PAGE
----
Whether the answers are correct or not, these exercises are not marked and no explanation is provided because many answers are possible, making correction difficult. However, while the directions invite students to "Then compare your sentence to the model provided," there is no model. Instead, two buttons at the bottom give students the option of either sending their answers to their teacher or printing them. A model or a suggestion would help guide students through the exercise. As they are, a teacher might want to do them in class.

The publisher provides further assistance with their Smarthinking Tutoring Center. This is a time controlled live tutoring center that requires a student account. Teachers also need to open one. Additionally teachers are offered access to ESL instructor sites when they call the phone number listed.

Student writers are well looked after in this book through the ample guidance and effective practice the authors provide. They use simple language in presenting the means to write an essay, from brainstorming to proofreading.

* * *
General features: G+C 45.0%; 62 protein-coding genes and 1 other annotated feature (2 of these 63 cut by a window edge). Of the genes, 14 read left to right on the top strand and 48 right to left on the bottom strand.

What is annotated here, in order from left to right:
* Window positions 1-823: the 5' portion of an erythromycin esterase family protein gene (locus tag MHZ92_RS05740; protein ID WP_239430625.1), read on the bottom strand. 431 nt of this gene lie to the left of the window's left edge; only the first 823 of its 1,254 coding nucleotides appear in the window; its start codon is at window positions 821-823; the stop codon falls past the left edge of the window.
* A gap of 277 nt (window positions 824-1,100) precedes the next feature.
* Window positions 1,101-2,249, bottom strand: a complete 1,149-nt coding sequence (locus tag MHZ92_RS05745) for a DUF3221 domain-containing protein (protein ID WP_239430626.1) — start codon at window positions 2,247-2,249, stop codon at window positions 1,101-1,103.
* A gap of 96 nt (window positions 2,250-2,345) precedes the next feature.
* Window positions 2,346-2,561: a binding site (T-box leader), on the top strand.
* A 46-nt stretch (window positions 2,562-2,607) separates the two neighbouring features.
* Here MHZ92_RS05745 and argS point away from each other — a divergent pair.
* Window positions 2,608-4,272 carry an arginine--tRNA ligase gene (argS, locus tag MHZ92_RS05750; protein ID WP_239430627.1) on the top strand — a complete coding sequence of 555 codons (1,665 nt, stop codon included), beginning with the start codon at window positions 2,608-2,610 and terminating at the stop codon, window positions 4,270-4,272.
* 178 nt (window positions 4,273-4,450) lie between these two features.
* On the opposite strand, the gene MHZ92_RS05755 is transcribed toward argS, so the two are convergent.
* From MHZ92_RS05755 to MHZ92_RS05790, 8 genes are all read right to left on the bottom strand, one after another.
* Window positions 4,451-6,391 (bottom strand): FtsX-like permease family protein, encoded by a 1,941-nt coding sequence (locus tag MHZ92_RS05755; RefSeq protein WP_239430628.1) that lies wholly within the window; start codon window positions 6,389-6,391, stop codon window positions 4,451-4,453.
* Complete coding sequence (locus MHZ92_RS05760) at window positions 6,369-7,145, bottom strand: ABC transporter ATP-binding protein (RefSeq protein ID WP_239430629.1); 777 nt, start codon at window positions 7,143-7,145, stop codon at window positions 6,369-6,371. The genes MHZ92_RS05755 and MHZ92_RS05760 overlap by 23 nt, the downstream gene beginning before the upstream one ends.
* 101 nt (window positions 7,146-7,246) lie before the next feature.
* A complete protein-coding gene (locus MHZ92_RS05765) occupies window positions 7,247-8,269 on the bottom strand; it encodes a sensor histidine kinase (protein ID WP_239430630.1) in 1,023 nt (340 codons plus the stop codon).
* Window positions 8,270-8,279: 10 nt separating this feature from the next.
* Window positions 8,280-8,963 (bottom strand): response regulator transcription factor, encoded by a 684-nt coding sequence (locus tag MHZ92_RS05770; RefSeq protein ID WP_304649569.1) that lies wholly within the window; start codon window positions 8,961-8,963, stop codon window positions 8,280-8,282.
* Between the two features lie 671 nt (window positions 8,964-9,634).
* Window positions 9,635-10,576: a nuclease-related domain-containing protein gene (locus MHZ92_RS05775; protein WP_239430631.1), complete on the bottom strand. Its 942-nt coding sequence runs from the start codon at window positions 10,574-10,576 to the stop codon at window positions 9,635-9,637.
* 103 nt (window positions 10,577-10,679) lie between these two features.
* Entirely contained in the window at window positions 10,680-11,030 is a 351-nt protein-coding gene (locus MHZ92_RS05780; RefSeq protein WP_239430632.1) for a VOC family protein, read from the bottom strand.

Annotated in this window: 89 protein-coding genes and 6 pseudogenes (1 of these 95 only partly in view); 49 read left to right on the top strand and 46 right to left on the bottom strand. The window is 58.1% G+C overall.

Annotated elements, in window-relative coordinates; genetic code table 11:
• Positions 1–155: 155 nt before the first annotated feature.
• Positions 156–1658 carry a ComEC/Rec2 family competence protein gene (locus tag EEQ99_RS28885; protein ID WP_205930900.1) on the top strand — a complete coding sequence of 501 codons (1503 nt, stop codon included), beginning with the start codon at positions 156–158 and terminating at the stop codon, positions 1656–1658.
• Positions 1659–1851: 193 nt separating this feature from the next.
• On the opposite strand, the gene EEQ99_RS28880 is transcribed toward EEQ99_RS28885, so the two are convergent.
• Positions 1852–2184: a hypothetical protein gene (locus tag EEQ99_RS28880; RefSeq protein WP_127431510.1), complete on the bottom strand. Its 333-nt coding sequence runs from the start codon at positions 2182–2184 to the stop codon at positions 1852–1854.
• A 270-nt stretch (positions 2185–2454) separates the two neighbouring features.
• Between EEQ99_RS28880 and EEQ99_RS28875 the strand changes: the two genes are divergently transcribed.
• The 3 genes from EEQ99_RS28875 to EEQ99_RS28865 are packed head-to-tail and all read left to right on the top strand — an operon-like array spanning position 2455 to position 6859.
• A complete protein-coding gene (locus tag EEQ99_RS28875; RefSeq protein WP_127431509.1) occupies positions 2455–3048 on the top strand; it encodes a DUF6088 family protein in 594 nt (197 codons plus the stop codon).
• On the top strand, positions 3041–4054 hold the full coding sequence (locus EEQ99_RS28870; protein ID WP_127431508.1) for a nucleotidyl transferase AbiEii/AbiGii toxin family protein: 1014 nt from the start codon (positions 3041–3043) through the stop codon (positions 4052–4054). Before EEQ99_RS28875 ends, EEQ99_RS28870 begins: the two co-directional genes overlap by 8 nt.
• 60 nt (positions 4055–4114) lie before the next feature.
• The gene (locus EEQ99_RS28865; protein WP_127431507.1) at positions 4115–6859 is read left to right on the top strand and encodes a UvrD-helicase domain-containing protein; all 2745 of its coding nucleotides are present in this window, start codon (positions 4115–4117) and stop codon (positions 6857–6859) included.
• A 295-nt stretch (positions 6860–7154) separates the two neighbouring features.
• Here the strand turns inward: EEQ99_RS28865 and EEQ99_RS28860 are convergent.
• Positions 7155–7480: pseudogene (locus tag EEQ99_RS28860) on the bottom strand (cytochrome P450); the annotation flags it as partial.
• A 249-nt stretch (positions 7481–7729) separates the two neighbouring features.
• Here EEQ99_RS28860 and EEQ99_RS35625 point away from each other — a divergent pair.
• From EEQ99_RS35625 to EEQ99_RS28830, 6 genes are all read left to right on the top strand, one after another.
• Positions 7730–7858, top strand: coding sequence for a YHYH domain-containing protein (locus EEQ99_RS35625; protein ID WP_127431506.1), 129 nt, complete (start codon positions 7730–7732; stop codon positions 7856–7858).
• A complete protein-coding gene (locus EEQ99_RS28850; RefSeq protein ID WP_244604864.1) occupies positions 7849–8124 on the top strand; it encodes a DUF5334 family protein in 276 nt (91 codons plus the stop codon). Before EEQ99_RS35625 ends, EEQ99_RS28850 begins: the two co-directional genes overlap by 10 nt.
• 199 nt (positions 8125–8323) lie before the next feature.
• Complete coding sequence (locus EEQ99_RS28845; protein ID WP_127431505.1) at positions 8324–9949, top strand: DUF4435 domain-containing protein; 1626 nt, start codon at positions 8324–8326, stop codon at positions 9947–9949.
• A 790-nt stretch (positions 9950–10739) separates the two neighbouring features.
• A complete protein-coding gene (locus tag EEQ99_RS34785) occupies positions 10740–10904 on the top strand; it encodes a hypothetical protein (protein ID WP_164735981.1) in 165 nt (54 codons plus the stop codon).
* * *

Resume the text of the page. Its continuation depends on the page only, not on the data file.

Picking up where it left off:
What the authors totally omit, however, is any guidance for writing academic papers. Plagiarism, for instance, is a subject not addressed at all. Even a brief discussion of it could have been incorporated within the unit on supporting ideas. Though not all the types of essays presented might require students to go beyond personal experience, some do. In fact, in "Step 6: Developing Supporting Details" of the "Eight Steps in Writing an Essay" listed in Unit 4, the authors begin their sample introductory paragraph with an external reference: "According to a recent survey, approximately forty-one percent of Americans fear speaking in public" (p. 88). Providing such a model opening sentence suggests that students in the class have to do some secondary reading--and need to acknowledge that. Moreover, in the example the authors give of the point-by-point method in the unit on compare-contrast essays, they prompt students to compare-contrast "Life in New York City in 1900 and 2000." Such a focus would require students to research the topic, but again no guidance is given about how to incorporate and give credit to others' opinions. The aim of this book--to help students write coherently structured paragraphs in order to produce an essay--should have encompassed ethical writing issues. The authors should have said something about the difference between quoting and paraphrasing--and the plagiarism that could result if that difference is unclear in student writers' minds.

Panagiota Dimakis
Université de Montréal